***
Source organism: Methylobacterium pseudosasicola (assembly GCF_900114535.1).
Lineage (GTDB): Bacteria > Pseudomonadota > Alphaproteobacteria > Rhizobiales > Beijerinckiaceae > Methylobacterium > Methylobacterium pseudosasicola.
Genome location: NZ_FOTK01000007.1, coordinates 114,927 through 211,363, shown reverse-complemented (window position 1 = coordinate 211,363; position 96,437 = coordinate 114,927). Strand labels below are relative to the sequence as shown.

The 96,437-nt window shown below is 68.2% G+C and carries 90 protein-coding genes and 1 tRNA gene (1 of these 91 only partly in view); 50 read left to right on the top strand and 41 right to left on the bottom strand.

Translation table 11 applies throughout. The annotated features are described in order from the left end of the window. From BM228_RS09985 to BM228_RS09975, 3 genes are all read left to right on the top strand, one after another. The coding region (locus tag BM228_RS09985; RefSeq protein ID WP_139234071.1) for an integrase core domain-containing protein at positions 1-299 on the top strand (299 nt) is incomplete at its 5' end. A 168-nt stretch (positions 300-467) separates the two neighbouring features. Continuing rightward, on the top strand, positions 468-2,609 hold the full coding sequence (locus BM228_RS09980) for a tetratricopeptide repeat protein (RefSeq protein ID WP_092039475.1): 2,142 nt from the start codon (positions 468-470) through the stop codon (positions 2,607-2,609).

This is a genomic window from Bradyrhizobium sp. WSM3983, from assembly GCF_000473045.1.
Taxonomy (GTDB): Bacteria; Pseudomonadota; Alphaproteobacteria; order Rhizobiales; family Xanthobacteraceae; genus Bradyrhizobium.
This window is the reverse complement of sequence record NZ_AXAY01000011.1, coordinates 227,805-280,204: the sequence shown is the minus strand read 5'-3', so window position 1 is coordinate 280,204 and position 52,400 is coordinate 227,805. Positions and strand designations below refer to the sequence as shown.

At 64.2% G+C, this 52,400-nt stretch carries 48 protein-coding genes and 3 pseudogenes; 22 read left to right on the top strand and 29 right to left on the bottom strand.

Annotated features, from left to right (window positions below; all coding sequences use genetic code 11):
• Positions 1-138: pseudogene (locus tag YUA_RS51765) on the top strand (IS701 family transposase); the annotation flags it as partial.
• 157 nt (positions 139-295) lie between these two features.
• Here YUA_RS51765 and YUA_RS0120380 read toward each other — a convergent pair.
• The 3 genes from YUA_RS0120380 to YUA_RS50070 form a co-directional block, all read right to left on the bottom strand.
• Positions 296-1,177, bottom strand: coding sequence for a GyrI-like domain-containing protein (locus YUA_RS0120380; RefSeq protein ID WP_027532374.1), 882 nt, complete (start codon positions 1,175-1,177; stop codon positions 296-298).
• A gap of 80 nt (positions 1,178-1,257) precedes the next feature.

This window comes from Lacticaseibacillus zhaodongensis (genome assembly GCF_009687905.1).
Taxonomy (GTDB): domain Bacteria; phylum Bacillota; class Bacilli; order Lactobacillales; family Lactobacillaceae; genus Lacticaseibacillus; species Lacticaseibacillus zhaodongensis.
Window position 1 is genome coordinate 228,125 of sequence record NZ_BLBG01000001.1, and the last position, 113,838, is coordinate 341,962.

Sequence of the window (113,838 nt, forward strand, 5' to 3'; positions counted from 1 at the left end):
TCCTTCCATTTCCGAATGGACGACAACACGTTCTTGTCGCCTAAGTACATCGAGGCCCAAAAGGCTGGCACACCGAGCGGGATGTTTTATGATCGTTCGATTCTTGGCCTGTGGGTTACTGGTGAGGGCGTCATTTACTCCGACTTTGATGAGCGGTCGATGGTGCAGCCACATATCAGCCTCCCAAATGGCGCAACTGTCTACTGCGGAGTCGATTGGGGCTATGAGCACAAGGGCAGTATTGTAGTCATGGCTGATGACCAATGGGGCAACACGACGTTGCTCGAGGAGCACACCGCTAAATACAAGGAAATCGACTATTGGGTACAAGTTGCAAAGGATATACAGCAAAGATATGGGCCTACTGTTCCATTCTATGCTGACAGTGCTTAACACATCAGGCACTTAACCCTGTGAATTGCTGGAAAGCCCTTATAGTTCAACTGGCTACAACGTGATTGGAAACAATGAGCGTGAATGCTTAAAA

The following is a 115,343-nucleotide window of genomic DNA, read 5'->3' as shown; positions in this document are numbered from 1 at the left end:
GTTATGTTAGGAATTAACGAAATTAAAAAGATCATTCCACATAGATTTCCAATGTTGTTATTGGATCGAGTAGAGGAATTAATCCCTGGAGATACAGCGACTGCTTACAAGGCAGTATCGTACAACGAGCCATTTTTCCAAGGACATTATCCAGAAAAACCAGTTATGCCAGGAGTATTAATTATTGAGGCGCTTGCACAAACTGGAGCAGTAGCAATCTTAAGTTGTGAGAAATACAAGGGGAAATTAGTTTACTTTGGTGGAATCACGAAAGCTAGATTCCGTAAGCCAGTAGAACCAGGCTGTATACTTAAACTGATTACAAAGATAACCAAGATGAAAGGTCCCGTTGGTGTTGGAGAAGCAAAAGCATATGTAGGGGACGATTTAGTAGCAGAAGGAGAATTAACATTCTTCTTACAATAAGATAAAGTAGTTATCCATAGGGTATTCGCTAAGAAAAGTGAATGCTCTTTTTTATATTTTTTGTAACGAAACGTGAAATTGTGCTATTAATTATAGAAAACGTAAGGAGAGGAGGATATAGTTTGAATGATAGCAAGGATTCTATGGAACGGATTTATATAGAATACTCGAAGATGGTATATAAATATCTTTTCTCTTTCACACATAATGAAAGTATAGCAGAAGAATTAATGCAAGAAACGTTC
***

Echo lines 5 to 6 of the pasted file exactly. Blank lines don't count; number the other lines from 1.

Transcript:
Translation table 11 applies throughout. The annotated features are described in order from the left end of the window. From BM228_RS09985 to BM228_RS09975, 3 genes are all read left to right on the top strand, one after another. The coding region (locus tag BM228_RS09985; RefSeq protein ID WP_139234071.1) for an integrase core domain-containing protein at positions 1-299 on the top strand (299 nt) is incomplete at its 5' end. A 168-nt stretch (positions 300-467) separates the two neighbouring features. Continuing rightward, on the top strand, positions 468-2,609 hold the full coding sequence (locus BM228_RS09980) for a tetratricopeptide repeat protein (RefSeq protein ID WP_092039475.1): 2,142 nt from the start codon (positions 468-470) through the stop codon (positions 2,607-2,609).

This is a genomic window from Bradyrhizobium sp. WSM3983, from assembly GCF_000473045.1.